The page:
- Some active managers do not want every move studied by high-frequency traders
- Investors are willing to give up some transparency to access active management in a cost-effective vehicle
- Regulatory uncertainty has slowed the launch of actively managed ETFs
The number of actively managed exchange-traded funds (ETFs) is likely to increase significantly once the U.S. Securities & Exchange Commission rules on proposals designed to discourage high-frequency traders from stepping ahead of active managers, according to BNY Mellon's ETF Services group.
While traditional ETFs are highly transparent, this characteristic has been a detriment to some active managers who do not want every move studied by high-frequency traders seeking to front-run their transactions. The various proposals being considered by regulators would limit the transparency required for managers of active ETFs. However, many in the industry believe that investors are willing to give up a measure of transparency to access active management in a cost-effective vehicle.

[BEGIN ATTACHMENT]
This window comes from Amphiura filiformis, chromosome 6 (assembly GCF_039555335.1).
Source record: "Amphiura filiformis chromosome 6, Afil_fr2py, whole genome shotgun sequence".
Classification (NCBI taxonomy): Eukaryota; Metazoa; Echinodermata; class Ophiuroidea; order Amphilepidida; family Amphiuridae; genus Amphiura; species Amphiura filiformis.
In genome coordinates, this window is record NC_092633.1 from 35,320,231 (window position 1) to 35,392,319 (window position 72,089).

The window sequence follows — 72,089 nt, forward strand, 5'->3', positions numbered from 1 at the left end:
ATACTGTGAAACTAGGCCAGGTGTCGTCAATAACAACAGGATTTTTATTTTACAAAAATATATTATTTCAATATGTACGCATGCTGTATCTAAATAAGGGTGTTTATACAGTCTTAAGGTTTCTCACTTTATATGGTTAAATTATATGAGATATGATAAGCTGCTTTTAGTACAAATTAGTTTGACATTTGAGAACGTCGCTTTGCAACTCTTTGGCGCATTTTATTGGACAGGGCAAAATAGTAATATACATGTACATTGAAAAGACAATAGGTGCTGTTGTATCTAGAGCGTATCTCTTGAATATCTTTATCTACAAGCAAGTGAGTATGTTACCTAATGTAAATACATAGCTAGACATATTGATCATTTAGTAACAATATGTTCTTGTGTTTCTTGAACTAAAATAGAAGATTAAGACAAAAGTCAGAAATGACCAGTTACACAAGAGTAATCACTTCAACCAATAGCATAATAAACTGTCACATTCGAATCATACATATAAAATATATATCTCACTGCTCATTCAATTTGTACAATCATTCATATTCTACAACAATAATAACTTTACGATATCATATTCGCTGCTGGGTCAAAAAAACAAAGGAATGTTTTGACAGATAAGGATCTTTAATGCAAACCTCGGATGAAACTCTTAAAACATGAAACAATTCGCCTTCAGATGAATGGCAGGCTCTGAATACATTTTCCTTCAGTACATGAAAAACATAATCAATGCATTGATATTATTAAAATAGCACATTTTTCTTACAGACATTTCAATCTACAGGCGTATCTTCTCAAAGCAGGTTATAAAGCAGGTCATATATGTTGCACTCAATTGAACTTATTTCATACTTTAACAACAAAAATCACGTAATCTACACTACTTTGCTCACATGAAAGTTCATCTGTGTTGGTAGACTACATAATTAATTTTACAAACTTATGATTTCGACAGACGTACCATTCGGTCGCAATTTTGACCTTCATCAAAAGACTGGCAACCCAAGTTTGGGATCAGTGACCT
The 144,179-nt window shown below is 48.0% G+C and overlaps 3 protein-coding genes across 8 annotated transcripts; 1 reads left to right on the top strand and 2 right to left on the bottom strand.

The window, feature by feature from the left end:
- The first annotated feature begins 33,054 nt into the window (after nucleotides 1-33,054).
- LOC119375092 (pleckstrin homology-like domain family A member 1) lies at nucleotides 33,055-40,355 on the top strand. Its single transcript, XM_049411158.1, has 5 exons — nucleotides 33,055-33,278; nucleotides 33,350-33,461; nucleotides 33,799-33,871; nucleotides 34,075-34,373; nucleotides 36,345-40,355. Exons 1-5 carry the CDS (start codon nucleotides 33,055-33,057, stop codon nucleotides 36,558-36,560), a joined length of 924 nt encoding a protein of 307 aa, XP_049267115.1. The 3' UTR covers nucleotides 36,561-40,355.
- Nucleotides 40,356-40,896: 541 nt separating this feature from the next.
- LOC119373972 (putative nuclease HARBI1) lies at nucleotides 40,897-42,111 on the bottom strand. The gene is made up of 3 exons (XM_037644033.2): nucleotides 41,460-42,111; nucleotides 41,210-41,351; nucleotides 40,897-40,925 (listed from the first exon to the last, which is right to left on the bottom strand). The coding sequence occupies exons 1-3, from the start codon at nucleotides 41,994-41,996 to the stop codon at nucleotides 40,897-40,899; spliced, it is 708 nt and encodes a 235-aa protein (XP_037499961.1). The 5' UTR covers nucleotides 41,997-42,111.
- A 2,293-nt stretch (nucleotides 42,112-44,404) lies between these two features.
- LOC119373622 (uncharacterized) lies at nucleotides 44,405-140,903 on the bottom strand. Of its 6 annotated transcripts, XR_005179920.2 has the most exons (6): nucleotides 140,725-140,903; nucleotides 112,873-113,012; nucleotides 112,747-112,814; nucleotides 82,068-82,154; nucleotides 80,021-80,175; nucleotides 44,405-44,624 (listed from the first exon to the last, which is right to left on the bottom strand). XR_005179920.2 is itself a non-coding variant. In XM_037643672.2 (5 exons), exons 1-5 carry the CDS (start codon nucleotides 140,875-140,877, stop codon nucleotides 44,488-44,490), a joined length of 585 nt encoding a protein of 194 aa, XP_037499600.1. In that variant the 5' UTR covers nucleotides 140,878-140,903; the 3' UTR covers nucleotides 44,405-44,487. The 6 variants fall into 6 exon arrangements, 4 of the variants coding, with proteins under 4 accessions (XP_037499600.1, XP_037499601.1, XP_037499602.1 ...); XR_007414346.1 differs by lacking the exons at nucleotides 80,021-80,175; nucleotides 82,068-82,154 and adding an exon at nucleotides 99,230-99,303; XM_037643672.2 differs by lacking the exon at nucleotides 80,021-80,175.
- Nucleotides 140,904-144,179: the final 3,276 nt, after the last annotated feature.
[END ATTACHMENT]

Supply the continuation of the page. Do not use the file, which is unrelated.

Steve Cook, business executive, structured product services at BNY Mellon, said, "Uncertainty around which proposal will be adopted has slowed the launch of actively managed ETFs this year. However, once we have regulatory clarity, we expect a rebound in launches of actively managed ETFs. It will result in more options for investors, which is what everyone wants."